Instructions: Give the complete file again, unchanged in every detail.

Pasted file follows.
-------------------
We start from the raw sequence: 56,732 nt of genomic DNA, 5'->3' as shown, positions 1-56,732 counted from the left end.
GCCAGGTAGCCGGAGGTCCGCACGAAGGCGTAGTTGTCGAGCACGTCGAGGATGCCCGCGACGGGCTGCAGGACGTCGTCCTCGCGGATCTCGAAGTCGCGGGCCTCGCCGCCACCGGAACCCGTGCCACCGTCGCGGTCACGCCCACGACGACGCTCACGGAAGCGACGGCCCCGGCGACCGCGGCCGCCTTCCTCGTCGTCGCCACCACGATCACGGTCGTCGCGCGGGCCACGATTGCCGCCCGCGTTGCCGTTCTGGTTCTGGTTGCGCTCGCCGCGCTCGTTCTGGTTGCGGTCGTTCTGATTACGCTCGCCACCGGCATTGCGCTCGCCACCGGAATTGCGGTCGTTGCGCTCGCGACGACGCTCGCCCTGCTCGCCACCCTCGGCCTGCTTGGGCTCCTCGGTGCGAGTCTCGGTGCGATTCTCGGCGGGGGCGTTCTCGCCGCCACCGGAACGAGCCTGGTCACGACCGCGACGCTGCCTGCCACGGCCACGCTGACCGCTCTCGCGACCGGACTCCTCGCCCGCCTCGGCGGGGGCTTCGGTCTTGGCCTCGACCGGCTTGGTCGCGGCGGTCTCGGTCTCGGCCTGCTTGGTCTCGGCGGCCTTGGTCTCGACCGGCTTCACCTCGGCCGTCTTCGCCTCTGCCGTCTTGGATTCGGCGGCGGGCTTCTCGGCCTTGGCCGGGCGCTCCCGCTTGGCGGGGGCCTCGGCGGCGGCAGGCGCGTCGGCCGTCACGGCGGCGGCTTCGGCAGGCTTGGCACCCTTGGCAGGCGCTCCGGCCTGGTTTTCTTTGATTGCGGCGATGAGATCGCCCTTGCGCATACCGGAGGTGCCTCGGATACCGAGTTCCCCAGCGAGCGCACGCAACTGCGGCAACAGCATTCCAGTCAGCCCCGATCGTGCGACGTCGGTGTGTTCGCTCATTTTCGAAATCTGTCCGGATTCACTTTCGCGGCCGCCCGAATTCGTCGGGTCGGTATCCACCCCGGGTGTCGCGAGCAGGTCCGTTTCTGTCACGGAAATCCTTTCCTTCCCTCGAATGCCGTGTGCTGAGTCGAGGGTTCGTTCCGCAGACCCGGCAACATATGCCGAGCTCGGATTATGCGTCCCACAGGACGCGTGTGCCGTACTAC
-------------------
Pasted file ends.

We start from the raw sequence: 56,732 nt of genomic DNA, 5'->3' as shown, positions 1-56,732 counted from the left end.
GCCAGGTAGCCGGAGGTCCGCACGAAGGCGTAGTTGTCGAGCACGTCGAGGATGCCCGCGACGGGCTGCAGGACGTCGTCCTCGCGGATCTCGAAGTCGCGGGCCTCGCCGCCACCGGAACCCGTGCCACCGTCGCGGTCACGCCCACGACGACGCTCACGGAAGCGACGGCCCCGGCGACCGCGGCCGCCTTCCTCGTCGTCGCCACCACGATCACGGTCGTCGCGCGGGCCACGATTGCCGCCCGCGTTGCCGTTCTGGTTCTGGTTGCGCTCGCCGCGCTCGTTCTGGTTGCGGTCGTTCTGATTACGCTCGCCACCGGCATTGCGCTCGCCACCGGAATTGCGGTCGTTGCGCTCGCGACGACGCTCGCCCTGCTCGCCACCCTCGGCCTGCTTGGGCTCCTCGGTGCGAGTCTCGGTGCGATTCTCGGCGGGGGCGTTCTCGCCGCCACCGGAACGAGCCTGGTCACGACCGCGACGCTGCCTGCCACGGCCACGCTGACCGCTCTCGCGACCGGACTCCTCGCCCGCCTCGGCGGGGGCTTCGGTCTTGGCCTCGACCGGCTTGGTCGCGGCGGTCTCGGTCTCGGCCTGCTTGGTCTCGGCGGCCTTGGTCTCGACCGGCTTCACCTCGGCCGTCTTCGCCTCTGCCGTCTTGGATTCGGCGGCGGGCTTCTCGGCCTTGGCCGGGCGCTCCCGCTTGGCGGGGGCCTCGGCGGCGGCAGGCGCGTCGGCCGTCACGGCGGCGGCTTCGGCAGGCTTGGCACCCTTGGCAGGCGCTCCGGCCTGGTTTTCTTTGATTGCGGCGATGAGATCGCCCTTGCGCATACCGGAGGTGCCTCGGATACCGAGTTCCCCAGCGAGCGCACGCAACTGCGGCAACAGCATTCCAGTCAGCCCCGATCGTGCGACGTCGGTGTGTTCGCTCATTTTCGAAATCTGTCCGGATTCACTTTCGCGGCCGCCCGAATTCGTCGGGTCGGTATCCACCCCGGGTGTCGCGAGCAGGTCCGTTTCTGTCACGGAAATCCTTTCCTTCCCTCGAATGCCGTGTGCTGAGTCGAGGGTTCGTTCCGCAGACCCGGCAACATATGCCGAGCTCGGATTATGCGTCCCACAGGACGCGTGTGCCGTACTAC